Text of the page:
Integration

Why East African Community will reduce number of its lawmakers

The regional law making body will also sit only four times a year

THURSDAY January 20, 2022

The East African Community flag (Right) along with those of partner states of the bloc. PHOTOS | EAC

By Joe Lihundi

Tranquility News Reporter, Tanzania

The East African Legislative Assembly (EALA) is the most expensive House to run in Africa, a report of a study carried out by Ernst & Young LLP reveals.

The EAC Budget analysis, for instance, shows the regional House took over 35 per cent of the 2018/19 partner states’ contributions, making it the costliest assembly compared to national and regional parliamentary assemblies on the continent.

The study stipulated in the Report of the 41st Meeting of the EAC Council of Ministers held in November last year shows the budget share of the assembly was closely followed by the East African Secretariat at 35.16 per cent and that of the East African Court of Justice (EACJ) at 7.06 per cent.

The study also found that EALA has the highest number of sittings compared to the AU Pan-African Parliament, SADC Parliamentary Forum, Ecowas Parliament, Network of Parliamentarians of Central Africa and the Arab Inter-Parliamentary Union.

Unlike other regional parliamentary outfits, the EALA mode of operation mirrors that of partner states’ national assemblies which have powers to make own rules of procedure and to constitute committees.

East African Legislative Assembly Speaker Martin Ngoga presides over a past meeting of the House in Arusha, Tanzania.

A three-week EALA session last year, for instance, needed over $300,000 for paying per diem and other allowances to the regional lawmakers, staff and other invited officials, according to reliable sources within the bloc interviewed by a Tanzania’s English daily newspaper. The EALA members are in addition paid monthly salaries.

The study findings compelled the 12thmeeting of the Sectoral Council on Finance and Economic Affairs (SCFEA) to recommend to the EAC Heads of State Summit to issue a directive to reduce the number of EALA members from nine to five.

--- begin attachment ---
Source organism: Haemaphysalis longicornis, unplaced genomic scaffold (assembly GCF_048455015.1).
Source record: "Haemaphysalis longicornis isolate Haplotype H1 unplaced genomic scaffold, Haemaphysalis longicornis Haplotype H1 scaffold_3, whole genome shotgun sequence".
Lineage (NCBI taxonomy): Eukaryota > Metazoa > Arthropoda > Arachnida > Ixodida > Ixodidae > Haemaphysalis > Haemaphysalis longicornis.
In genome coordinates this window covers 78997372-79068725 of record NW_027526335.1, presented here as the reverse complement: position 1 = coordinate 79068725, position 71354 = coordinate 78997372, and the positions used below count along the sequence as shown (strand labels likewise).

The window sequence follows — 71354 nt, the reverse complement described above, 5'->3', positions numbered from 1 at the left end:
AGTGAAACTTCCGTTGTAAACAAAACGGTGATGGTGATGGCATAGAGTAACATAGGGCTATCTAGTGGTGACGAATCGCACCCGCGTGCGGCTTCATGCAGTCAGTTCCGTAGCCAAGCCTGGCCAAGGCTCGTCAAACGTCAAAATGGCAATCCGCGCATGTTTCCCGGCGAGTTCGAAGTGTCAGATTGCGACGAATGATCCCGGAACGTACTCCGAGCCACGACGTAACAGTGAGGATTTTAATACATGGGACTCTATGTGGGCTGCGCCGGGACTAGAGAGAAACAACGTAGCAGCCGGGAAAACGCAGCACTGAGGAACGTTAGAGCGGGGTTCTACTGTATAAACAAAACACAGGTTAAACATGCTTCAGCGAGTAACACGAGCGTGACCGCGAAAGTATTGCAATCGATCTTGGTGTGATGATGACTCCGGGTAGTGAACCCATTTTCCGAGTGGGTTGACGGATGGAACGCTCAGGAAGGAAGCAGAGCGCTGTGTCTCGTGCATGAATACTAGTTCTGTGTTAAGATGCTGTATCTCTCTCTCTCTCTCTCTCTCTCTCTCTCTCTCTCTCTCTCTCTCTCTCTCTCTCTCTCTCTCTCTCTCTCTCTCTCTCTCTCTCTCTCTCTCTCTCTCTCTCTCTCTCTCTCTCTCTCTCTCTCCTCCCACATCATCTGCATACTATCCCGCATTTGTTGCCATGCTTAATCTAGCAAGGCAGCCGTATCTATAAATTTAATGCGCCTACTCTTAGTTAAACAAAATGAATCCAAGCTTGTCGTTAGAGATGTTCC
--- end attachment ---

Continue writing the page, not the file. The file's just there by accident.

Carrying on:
The study says the decision for the number of EALA members from each partner state to be nine was overtaken by events, as it was made when the bloc comprised only three founding states, namely Kenya, Tanzania and Uganda.

Much as the number of partner states has doubled and is about to increase further, the study recommends to the community to consider revisiting the number of EALA members appointed from each partner state.

The SCFEA, which met in Arusha early in May last year for finance ministers’ pre-budget consultations, also recommended to the summit to reduce the number of EALA sittings to four per financial year as is the case with other regional parliamentary assemblies in a bid to cut down the cost.

The East African Legislative Assembly member, Mr Paul Musamali, contributes to a debate in the regional assembly.

To the astonishment of the EALA members, late last month the EAC Council of Ministers adopted the recommendations ready for submitting them to the summit.

The EALA members reminded the Council of Ministers during their last debate in the House towards the end of last year over the need for tabling and debating a motion on reducing their number for the decision to become legally binding.

One of the members, Ms Yahaya Maryam Ussi, said EALA being the sole regional house on the continent enacting laws that were above the national ones, the number of its members ought to increase instead of decreasing.

The East African Community Secretariat in 2019 commissioned Ernst & Young to carry out the study on the structure, programmes and activities of the bloc at $120,000 and to propose reforms that will be commensurate with financial resources from the partner states.

Among several other key findings of the study include the partner states’ contributions being the most reliable sources of funding the community between 2012/13 and 2018/19 following the declining support from development partners.

The partner states’ contributions accounted for 66 per cent of the total budget realised during the period in review as opposed to development partners’ share of 34 per cent.

The East African Legislative Assembly debate chamber in Arusha.

Belated remittance of the partner states’ contributions, nonetheless, had greatly affected activities of the EAC organs and institutions, with arrears standing at $33. 1 million by April last year.

Most of the EAC budget is used for funding current expenditure with little going to capital expenditure. Over 50 per cent of the partner states’ contributions in 2018/19 was budgeted for staff salaries and remuneration, 25.2 per cent for meetings and conferences, 7.9 per cent for administration and support and barely 11.6 per cent for projects and programmes. The remainder was budgeted for consultancies and staff capacity buildingΩ

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